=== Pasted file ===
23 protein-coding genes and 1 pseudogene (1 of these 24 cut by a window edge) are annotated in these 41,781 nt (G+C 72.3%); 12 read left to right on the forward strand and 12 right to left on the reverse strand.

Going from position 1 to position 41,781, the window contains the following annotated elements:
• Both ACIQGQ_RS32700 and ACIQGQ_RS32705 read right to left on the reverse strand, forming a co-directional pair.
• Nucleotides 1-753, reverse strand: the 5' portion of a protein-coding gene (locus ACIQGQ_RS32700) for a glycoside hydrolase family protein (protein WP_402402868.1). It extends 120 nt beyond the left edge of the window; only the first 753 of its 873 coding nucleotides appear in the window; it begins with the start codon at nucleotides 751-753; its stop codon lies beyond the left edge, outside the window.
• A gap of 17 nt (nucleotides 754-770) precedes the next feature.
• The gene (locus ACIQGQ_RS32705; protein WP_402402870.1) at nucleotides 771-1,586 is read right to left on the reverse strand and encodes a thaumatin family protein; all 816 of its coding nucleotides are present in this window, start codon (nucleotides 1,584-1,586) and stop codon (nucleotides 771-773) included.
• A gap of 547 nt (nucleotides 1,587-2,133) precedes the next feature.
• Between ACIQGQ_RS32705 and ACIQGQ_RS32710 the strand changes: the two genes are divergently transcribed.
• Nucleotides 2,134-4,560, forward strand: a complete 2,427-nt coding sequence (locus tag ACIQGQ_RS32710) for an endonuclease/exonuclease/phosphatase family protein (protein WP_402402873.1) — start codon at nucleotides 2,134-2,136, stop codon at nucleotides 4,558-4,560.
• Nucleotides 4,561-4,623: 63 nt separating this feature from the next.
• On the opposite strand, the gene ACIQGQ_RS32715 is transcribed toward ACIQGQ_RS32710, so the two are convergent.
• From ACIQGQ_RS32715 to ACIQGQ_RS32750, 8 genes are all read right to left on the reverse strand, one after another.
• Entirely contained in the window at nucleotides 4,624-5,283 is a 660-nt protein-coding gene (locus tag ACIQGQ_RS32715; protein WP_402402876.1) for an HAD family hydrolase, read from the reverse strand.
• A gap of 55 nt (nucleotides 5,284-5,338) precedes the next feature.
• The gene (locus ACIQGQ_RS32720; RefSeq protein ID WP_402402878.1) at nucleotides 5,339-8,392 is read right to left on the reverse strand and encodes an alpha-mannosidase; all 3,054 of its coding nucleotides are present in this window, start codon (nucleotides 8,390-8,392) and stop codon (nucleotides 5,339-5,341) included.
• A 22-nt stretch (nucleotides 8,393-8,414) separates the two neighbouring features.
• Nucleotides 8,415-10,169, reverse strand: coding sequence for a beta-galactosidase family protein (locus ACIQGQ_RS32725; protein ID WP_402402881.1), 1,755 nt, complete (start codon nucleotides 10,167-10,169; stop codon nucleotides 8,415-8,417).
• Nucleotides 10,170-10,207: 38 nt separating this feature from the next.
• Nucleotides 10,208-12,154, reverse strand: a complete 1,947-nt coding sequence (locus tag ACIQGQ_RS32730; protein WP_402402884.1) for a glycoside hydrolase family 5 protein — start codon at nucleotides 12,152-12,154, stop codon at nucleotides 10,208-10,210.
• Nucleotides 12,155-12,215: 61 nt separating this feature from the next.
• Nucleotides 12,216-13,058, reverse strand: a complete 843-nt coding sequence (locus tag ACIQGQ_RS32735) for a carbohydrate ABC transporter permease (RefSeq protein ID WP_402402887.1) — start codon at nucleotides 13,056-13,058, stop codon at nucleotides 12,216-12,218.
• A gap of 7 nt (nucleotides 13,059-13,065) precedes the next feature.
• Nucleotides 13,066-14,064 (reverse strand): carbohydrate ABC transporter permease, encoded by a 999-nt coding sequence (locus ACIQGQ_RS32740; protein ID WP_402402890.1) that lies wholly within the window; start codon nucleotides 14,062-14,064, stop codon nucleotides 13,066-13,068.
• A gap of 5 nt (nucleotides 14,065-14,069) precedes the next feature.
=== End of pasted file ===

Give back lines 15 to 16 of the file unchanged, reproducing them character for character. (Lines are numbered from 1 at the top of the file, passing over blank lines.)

• The gene (locus ACIQGQ_RS32720; RefSeq protein ID WP_402402878.1) at nucleotides 5,339-8,392 is read right to left on the reverse strand and encodes an alpha-mannosidase; all 3,054 of its coding nucleotides are present in this window, start codon (nucleotides 8,390-8,392) and stop codon (nucleotides 5,339-5,341) included.
• A 22-nt stretch (nucleotides 8,393-8,414) separates the two neighbouring features.